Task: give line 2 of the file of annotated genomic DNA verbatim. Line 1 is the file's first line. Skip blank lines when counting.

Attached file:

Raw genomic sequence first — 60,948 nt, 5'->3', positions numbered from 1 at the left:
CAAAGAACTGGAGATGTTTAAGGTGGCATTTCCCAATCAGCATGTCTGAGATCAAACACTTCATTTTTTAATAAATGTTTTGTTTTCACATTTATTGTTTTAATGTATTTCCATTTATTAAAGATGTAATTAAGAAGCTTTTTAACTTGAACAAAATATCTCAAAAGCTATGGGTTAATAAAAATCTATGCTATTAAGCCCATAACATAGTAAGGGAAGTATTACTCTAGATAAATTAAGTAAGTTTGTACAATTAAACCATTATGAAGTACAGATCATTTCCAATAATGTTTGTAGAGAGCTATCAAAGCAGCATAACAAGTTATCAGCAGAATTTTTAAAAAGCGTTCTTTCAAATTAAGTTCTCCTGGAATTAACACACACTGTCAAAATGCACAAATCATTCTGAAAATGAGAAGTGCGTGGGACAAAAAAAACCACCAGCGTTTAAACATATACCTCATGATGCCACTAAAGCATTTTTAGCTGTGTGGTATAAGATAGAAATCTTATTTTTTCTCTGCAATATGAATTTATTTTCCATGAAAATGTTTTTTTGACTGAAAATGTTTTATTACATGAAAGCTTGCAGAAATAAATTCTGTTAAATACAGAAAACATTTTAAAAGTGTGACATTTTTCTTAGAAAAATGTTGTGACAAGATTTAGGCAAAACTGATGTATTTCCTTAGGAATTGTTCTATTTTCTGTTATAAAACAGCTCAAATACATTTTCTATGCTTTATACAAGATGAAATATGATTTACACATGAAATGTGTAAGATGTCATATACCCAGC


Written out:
CAAAGAACTGGAGATGTTTAAGGTGGCATTTCCCAATCAGCATGTCTGAGATCAAACACTTCATTTTTTAATAAATGTTTTGTTTTCACATTTATTGTTTTAATGTATTTCCATTTATTAAAGATGTAATTAAGAAGCTTTTTAACTTGAACAAAATATCTCAAAAGCTATGGGTTAATAAAAATCTATGCTATTAAGCCCATAACATAGTAAGGGAAGTATTACTCTAGATAAATTAAGTAAGTTTGTACAATTAAACCATTATGAAGTACAGATCATTTCCAATAATGTTTGTAGAGAGCTATCAAAGCAGCATAACAAGTTATCAGCAGAATTTTTAAAAAGCGTTCTTTCAAATTAAGTTCTCCTGGAATTAACACACACTGTCAAAATGCACAAATCATTCTGAAAATGAGAAGTGCGTGGGACAAAAAAAACCACCAGCGTTTAAACATATACCTCATGATGCCACTAAAGCATTTTTAGCTGTGTGGTATAAGATAGAAATCTTATTTTTTCTCTGCAATATGAATTTATTTTCCATGAAAATGTTTTTTTGACTGAAAATGTTTTATTACATGAAAGCTTGCAGAAATAAATTCTGTTAAATACAGAAAACATTTTAAAAGTGTGACATTTTTCTTAGAAAAATGTTGTGACAAGATTTAGGCAAAACTGATGTATTTCCTTAGGAATTGTTCTATTTTCTGTTATAAAACAGCTCAAATACATTTTCTATGCTTTATACAAGATGAAATATGATTTACACATGAAATGTGTAAGATGTCATATACCCAGC